Arctic endolithic (rock-dwelling) microbial communities are a key interface between biology and geology, yet their diversity, distribution, and metabolic capabilities remains vastly unexplored. The Arctic’s sensitivity to changes in climate makes it especially imperative to understand the interactions between microorganisms and environmental conditions to enable the prediction of future ecological changes. Furthermore, endolithic communities are vital for our understanding of the parameters for life in extreme environments.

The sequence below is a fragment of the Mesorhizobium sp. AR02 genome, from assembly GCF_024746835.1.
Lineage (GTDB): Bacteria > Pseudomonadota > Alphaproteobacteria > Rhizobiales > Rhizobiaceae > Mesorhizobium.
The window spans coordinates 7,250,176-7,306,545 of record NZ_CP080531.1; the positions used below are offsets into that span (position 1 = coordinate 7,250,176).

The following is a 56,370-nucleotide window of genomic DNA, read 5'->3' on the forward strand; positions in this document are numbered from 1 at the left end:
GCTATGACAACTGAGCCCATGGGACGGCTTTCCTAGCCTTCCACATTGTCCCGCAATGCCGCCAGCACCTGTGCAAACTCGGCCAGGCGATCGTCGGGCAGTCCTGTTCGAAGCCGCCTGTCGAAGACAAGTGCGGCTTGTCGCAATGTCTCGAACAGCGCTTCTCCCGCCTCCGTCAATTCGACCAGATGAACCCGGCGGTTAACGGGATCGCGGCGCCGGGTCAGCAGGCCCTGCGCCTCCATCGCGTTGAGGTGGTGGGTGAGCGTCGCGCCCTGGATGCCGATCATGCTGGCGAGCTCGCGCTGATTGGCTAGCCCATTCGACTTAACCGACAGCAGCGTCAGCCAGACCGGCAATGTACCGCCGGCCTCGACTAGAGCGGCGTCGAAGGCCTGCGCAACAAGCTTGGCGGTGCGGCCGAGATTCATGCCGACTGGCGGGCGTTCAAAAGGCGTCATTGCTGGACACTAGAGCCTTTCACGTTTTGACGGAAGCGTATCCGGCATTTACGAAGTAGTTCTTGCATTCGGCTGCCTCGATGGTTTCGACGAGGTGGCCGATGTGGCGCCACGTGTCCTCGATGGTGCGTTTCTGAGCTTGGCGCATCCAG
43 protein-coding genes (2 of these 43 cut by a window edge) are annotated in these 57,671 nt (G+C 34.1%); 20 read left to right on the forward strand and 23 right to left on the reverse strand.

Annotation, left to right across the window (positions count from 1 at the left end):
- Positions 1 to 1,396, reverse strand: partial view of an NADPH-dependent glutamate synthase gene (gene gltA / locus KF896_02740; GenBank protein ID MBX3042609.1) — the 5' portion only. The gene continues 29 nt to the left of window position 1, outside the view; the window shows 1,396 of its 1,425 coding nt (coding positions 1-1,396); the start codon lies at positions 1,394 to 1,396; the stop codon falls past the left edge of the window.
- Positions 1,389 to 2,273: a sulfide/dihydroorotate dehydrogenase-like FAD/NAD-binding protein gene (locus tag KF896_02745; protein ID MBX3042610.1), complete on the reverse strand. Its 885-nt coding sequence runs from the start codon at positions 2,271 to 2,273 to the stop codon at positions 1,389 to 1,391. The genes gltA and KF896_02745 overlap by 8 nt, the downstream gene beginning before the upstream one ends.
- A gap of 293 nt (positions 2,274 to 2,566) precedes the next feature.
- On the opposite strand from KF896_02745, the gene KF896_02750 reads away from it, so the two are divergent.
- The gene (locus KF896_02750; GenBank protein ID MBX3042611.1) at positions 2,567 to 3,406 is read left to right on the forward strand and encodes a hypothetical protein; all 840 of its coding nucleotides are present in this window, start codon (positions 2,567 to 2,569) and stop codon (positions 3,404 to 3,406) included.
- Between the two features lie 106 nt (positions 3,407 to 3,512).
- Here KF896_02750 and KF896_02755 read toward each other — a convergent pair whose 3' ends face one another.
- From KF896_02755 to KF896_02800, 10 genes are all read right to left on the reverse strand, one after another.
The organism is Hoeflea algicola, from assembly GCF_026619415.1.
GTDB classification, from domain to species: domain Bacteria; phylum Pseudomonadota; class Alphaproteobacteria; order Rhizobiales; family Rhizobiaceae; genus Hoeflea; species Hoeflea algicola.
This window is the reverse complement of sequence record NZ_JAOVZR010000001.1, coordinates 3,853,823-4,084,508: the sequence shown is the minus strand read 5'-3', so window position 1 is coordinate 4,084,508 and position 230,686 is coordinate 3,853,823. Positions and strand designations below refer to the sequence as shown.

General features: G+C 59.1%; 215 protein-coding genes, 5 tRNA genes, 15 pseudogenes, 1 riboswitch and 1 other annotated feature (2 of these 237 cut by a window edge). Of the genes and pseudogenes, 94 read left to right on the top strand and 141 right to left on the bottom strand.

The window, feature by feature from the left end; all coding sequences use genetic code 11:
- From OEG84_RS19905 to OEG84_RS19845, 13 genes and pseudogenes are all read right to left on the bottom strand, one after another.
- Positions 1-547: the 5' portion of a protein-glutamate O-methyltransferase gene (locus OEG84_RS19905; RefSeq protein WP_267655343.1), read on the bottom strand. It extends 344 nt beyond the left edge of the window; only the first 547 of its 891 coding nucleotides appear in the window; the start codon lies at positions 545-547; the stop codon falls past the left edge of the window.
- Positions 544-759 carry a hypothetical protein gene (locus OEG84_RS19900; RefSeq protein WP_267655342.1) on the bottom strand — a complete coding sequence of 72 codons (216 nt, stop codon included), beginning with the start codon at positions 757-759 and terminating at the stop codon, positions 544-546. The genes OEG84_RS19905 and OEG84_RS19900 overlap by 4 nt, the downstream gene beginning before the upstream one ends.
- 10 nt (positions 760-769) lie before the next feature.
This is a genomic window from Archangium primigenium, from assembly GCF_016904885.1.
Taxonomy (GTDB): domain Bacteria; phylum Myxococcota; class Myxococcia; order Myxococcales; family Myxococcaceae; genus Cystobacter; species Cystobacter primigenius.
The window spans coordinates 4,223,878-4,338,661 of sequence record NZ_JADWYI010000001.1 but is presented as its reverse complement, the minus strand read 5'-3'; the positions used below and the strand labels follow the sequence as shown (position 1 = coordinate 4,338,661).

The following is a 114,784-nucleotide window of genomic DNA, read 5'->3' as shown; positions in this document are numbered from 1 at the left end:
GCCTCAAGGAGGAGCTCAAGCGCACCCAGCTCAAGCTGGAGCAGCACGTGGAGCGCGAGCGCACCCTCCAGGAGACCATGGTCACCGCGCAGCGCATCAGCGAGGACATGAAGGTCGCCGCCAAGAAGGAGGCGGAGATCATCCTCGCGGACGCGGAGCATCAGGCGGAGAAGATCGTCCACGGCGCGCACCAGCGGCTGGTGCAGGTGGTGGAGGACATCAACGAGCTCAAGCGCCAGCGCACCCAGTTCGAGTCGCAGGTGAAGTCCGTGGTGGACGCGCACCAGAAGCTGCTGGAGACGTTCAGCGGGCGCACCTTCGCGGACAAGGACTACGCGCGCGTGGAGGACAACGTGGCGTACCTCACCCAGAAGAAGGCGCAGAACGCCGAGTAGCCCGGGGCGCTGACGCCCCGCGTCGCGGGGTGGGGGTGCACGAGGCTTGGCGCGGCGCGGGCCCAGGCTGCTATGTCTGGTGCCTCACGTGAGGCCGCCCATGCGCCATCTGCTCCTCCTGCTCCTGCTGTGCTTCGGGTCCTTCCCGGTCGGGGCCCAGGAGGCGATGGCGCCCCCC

Despite subzero temperatures, nutrient shortage, and a lack of liquid water, these "islands of microbial life" thrive beneath the surface of translucent rocks, where they are protected from the harsh conditions of the Arctic. However, little is known about the diversity and ecology of such communities in the Arctic. The aims of this PhD project are therefore two-fold: 1) to characterise the composition and functional adaptations of microbial communities present in Arctic endolithic habitats, and 2) to utilise novel imaging and spectroscopy methods to investigate microbe-mineral interactions and biosignatures associated with these microbial communities. This project will involve collaboration within a multidisciplinary team including the Natural History Museum and the London Centre for Nanotechnology, addressing key cross-disciplinary questions about life in extremes and the strategies needed to search for past life in the geological record on Earth, and potentially elsewhere in the Solar System.